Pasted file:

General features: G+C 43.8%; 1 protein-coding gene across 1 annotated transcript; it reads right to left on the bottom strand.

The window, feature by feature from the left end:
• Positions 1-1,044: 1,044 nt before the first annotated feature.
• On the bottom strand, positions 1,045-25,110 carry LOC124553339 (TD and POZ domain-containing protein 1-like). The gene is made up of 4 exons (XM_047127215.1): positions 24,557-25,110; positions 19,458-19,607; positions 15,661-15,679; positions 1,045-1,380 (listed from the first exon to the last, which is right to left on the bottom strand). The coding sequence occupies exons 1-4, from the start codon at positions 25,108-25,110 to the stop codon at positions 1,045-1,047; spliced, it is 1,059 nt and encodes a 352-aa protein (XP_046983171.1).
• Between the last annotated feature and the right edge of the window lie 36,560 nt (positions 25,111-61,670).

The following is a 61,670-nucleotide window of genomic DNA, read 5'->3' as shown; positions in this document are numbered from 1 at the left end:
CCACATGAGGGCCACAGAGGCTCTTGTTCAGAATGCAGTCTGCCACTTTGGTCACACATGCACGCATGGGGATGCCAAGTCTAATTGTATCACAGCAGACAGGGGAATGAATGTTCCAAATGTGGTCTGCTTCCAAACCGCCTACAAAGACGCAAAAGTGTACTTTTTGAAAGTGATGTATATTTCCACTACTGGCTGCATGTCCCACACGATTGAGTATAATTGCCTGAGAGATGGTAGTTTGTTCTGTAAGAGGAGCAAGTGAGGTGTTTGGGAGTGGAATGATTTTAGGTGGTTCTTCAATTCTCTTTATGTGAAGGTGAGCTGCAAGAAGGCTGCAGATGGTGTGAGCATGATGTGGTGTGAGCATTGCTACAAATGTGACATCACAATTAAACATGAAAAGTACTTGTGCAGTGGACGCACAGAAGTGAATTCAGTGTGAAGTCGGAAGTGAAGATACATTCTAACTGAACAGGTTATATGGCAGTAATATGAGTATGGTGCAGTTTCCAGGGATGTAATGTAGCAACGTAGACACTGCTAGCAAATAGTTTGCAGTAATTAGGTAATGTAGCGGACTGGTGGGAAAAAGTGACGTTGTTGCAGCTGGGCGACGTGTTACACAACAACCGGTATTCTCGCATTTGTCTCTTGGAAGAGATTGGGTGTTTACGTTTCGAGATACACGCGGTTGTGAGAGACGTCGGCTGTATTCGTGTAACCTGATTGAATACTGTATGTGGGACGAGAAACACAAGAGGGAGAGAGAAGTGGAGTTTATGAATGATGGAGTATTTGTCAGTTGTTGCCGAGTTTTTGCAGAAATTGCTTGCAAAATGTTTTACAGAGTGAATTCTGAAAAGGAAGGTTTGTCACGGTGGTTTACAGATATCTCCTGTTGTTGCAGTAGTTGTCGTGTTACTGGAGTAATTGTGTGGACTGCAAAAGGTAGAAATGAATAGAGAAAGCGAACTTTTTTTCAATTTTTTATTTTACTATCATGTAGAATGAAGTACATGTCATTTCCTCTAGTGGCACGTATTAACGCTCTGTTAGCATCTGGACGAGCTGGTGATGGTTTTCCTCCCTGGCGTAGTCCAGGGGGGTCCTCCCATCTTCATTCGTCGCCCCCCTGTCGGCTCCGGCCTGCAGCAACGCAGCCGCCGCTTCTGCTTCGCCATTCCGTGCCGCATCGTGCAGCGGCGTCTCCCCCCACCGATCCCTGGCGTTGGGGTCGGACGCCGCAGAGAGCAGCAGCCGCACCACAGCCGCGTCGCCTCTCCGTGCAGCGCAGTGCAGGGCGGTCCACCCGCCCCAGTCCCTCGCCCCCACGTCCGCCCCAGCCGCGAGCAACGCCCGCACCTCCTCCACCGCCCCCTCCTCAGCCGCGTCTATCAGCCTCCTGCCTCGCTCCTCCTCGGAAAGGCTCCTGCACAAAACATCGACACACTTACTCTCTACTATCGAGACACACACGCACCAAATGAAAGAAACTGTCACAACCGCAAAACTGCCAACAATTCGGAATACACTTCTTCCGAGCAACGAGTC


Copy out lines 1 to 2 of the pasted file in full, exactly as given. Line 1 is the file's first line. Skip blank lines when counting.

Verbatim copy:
General features: G+C 43.8%; 1 protein-coding gene across 1 annotated transcript; it reads right to left on the bottom strand.

The window, feature by feature from the left end: